Secretariat

Secretariat

This project adopts a holistic approach in working towards a Palestinian constitution based on the HRs/IHL and societal consensus. Hence, the basis are a wide societal dialogue, 7 of the 15 signed UN conventions (from now on 'the conventions') which are in the realms of MUSAWA's focus area1 and sections of the suggested draft constitution which are in MUSAWA's field of expertise2. For the conventions to have a real impact on the ground, legislation has to be developed which is aligned with them to guarantee citizens their basic rights. A comparative study at the beginning of the project highlights the weaknesses and discrepancies of Palestinian law3 in light of and with the conventions. Workshops and round table discussions are held before in Gaza and the West Bank before and after the first draft of sections of the suggested draft constitution. A wide public dialogue is held through traditional and social media to garner as much societal support for the final document as possible. Lobbying will occur at the end of the project and thereafter, not only by Musawa but in conjunction with other stakeholders.

The project “Combatting De-Palestinization of Education in Occupied East Jerusalem” addresses: i) the need for effective protection of the right of Palestinians in occupied East Jerusalem to preserve and develop their educational system in accordance with their own culture, values and national identity, and, ii) the right of East Jerusalem children to freely learn, express and be educated in respect to their Palestinian identity, culture, language and values. Palestinians, including children, hold these rights as protected persons under IHL, and as individuals and a people entitled to self-determination under IHRL.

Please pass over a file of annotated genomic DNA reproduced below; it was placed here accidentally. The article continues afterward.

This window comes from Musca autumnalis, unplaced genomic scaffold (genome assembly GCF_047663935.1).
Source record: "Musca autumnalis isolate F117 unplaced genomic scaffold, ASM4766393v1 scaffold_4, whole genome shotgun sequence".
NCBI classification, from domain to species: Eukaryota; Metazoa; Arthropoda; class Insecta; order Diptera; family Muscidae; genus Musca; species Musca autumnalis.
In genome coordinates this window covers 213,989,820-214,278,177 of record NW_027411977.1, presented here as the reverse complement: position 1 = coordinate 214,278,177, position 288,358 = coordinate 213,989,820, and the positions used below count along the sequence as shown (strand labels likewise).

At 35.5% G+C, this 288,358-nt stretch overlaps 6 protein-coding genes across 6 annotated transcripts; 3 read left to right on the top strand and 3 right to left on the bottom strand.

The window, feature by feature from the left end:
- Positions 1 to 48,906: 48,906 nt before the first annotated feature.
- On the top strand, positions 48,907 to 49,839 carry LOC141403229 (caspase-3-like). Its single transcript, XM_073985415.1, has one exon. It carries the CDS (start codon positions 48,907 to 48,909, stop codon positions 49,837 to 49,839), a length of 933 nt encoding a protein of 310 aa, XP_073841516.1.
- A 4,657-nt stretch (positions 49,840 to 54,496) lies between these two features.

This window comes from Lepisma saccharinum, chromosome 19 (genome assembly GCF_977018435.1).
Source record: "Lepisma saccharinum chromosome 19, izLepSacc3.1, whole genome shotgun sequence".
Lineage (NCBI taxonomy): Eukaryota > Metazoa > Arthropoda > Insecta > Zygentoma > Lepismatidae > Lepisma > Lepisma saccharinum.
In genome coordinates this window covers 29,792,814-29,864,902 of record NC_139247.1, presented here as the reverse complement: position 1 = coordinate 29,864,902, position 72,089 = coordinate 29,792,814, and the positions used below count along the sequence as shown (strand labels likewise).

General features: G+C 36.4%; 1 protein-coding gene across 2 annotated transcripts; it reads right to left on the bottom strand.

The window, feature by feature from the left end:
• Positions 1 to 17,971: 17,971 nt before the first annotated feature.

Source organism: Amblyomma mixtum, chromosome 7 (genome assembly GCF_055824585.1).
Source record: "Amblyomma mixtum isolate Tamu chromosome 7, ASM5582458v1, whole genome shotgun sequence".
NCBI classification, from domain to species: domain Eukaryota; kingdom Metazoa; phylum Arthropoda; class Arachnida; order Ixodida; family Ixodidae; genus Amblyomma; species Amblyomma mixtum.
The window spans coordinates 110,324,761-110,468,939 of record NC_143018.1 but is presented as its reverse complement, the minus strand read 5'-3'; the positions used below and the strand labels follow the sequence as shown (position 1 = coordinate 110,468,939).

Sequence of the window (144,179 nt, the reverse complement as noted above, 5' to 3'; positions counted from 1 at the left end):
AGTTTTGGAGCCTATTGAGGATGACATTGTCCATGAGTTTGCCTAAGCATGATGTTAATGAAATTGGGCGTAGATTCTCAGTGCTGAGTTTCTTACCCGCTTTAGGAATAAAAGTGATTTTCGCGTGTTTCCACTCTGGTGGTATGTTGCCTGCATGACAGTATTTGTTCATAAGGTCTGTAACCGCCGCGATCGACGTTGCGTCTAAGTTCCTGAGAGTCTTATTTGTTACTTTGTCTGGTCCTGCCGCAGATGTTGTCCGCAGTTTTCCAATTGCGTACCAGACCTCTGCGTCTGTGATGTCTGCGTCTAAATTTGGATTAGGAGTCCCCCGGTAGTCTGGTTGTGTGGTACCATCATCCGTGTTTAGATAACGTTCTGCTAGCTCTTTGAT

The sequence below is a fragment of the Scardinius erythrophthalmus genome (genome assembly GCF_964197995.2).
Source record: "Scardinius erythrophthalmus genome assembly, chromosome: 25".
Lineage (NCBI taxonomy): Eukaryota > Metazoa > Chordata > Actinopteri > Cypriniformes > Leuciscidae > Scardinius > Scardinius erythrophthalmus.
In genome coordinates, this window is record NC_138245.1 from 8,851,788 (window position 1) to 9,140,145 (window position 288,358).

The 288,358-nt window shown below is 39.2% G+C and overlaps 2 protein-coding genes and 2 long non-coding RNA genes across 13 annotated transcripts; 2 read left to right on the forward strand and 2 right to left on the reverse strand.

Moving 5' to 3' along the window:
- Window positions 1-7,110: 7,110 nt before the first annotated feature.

This issue is addressed because of: the broad concern about the systematic manner in which Israel has undermined these rights; the failure to obtain redress in the past through repeated but uncoordinated efforts; the reluctance of foreign aid agencies and governments to engage in what is perceived to be a “political matter”, rather than one IHL and human rights; and, the serious consequences for Palestinian society in East Jerusalem, in particular its youth.